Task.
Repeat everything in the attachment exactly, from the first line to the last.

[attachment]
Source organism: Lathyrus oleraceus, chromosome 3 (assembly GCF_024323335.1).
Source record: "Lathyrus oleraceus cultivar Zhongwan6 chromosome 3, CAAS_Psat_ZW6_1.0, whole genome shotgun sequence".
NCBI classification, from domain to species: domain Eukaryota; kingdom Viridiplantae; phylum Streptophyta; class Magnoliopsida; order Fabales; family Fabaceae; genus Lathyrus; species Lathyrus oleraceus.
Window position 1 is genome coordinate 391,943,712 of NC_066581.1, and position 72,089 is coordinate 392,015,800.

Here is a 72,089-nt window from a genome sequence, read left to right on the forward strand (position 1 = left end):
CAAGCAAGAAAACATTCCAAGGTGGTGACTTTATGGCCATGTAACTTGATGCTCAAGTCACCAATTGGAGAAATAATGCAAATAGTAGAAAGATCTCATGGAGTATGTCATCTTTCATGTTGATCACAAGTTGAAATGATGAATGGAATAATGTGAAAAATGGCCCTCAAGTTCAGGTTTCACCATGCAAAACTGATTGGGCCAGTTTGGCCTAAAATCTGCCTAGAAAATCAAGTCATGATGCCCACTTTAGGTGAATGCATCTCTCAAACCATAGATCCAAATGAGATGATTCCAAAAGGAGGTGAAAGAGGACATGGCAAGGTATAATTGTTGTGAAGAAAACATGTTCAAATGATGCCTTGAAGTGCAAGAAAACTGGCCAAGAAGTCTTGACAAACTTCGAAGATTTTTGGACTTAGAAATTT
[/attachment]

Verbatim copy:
Source organism: Lathyrus oleraceus, chromosome 3 (assembly GCF_024323335.1).
Source record: "Lathyrus oleraceus cultivar Zhongwan6 chromosome 3, CAAS_Psat_ZW6_1.0, whole genome shotgun sequence".
NCBI classification, from domain to species: domain Eukaryota; kingdom Viridiplantae; phylum Streptophyta; class Magnoliopsida; order Fabales; family Fabaceae; genus Lathyrus; species Lathyrus oleraceus.
Window position 1 is genome coordinate 391,943,712 of NC_066581.1, and position 72,089 is coordinate 392,015,800.

Here is a 72,089-nt window from a genome sequence, read left to right on the forward strand (position 1 = left end):
CAAGCAAGAAAACATTCCAAGGTGGTGACTTTATGGCCATGTAACTTGATGCTCAAGTCACCAATTGGAGAAATAATGCAAATAGTAGAAAGATCTCATGGAGTATGTCATCTTTCATGTTGATCACAAGTTGAAATGATGAATGGAATAATGTGAAAAATGGCCCTCAAGTTCAGGTTTCACCATGCAAAACTGATTGGGCCAGTTTGGCCTAAAATCTGCCTAGAAAATCAAGTCATGATGCCCACTTTAGGTGAATGCATCTCTCAAACCATAGATCCAAATGAGATGATTCCAAAAGGAGGTGAAAGAGGACATGGCAAGGTATAATTGTTGTGAAGAAAACATGTTCAAATGATGCCTTGAAGTGCAAGAAAACTGGCCAAGAAGTCTTGACAAACTTCGAAGATTTTTGGACTTAGAAATTT